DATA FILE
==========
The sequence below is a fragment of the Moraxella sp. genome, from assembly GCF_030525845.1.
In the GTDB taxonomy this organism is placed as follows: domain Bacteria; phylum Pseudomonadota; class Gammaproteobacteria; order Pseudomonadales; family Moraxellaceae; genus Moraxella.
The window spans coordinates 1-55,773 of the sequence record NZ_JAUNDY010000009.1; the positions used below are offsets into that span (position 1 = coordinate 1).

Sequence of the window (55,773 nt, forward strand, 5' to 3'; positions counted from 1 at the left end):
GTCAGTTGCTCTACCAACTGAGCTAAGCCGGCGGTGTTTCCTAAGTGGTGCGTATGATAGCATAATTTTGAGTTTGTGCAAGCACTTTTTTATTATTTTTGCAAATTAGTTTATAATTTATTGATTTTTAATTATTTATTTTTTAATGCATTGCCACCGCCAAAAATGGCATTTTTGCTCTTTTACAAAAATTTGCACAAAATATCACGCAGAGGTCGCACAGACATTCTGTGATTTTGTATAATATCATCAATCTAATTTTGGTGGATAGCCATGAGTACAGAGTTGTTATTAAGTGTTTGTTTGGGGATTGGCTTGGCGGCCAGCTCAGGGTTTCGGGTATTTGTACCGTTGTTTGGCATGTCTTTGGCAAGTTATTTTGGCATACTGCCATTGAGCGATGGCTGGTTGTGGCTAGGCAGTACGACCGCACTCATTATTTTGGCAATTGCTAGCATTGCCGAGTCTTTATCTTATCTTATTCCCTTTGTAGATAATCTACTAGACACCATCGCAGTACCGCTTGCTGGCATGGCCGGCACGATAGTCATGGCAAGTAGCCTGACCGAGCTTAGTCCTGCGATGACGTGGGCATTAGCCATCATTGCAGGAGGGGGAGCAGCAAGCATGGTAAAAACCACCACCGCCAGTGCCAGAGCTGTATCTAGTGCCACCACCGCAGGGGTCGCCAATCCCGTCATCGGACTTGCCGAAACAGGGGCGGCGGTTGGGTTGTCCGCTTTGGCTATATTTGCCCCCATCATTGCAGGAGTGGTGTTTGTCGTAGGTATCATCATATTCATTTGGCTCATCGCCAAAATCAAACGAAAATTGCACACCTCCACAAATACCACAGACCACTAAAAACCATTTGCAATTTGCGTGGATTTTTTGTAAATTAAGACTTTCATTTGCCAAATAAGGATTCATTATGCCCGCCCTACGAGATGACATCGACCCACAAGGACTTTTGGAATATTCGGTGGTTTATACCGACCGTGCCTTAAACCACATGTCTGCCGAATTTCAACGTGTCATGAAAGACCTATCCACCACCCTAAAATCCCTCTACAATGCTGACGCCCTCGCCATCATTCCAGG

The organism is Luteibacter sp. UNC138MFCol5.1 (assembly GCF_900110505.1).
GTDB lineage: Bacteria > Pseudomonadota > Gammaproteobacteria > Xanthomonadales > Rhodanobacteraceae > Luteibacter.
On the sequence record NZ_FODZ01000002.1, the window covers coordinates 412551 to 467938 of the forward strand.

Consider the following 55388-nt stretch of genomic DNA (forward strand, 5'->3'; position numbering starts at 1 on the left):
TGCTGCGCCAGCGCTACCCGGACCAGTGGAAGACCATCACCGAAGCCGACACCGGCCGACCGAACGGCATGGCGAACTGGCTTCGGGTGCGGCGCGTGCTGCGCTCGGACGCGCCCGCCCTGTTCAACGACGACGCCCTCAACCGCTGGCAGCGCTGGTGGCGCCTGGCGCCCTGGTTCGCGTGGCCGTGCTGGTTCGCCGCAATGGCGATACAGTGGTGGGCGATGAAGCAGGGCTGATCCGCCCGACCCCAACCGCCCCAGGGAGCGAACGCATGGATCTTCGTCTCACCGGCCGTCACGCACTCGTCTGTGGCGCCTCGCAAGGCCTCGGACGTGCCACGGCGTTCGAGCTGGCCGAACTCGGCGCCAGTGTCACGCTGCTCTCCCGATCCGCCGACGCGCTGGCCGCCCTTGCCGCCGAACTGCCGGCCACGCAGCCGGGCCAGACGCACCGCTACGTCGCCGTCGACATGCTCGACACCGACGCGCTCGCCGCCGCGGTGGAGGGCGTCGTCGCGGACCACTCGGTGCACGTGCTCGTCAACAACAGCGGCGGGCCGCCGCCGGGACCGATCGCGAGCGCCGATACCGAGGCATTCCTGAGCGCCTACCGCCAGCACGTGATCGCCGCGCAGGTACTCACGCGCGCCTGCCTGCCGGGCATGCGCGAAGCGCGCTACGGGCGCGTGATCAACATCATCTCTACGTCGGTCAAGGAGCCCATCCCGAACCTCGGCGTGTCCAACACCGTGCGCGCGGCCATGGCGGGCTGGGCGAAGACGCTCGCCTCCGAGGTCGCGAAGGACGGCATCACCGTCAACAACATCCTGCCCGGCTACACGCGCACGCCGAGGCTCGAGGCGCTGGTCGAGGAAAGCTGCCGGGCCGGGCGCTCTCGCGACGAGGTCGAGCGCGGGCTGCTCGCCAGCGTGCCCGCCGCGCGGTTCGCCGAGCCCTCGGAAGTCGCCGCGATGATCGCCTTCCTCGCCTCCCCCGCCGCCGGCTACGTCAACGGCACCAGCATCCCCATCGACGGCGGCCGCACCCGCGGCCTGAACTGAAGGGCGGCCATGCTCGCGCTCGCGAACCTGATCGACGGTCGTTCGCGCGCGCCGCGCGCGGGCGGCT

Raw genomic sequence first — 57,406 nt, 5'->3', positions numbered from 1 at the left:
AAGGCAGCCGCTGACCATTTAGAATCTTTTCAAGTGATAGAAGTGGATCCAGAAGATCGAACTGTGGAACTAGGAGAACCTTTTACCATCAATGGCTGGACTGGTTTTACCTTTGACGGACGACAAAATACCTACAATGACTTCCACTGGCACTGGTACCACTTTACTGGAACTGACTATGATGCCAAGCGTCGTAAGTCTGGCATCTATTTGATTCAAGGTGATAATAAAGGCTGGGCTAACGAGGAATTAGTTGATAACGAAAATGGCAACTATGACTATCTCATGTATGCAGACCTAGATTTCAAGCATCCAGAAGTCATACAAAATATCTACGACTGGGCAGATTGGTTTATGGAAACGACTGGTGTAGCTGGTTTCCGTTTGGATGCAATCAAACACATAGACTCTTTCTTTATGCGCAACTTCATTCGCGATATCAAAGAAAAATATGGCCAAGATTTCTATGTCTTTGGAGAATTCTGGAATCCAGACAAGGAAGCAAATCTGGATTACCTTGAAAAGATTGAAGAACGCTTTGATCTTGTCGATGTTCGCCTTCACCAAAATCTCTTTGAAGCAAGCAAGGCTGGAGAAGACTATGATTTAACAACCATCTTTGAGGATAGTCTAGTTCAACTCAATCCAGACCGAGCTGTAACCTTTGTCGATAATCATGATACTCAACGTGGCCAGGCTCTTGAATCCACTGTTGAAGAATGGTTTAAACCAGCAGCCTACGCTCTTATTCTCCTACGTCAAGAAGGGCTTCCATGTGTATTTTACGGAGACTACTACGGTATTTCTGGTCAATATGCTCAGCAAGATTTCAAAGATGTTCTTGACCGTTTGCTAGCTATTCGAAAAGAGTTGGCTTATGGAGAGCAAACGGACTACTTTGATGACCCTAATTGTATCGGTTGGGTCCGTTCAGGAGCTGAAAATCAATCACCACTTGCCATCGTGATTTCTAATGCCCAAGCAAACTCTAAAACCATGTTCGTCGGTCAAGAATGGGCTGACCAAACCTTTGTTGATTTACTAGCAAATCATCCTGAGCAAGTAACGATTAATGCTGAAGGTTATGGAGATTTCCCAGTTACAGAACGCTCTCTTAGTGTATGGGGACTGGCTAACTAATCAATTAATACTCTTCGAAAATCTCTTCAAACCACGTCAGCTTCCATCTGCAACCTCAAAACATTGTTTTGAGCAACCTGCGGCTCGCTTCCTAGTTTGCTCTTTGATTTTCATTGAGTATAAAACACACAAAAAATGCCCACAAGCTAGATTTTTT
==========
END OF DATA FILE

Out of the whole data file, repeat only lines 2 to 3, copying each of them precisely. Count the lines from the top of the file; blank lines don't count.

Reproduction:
In the GTDB taxonomy this organism is placed as follows: domain Bacteria; phylum Pseudomonadota; class Gammaproteobacteria; order Pseudomonadales; family Moraxellaceae; genus Moraxella.
The window spans coordinates 1-55,773 of the sequence record NZ_JAUNDY010000009.1; the positions used below are offsets into that span (position 1 = coordinate 1).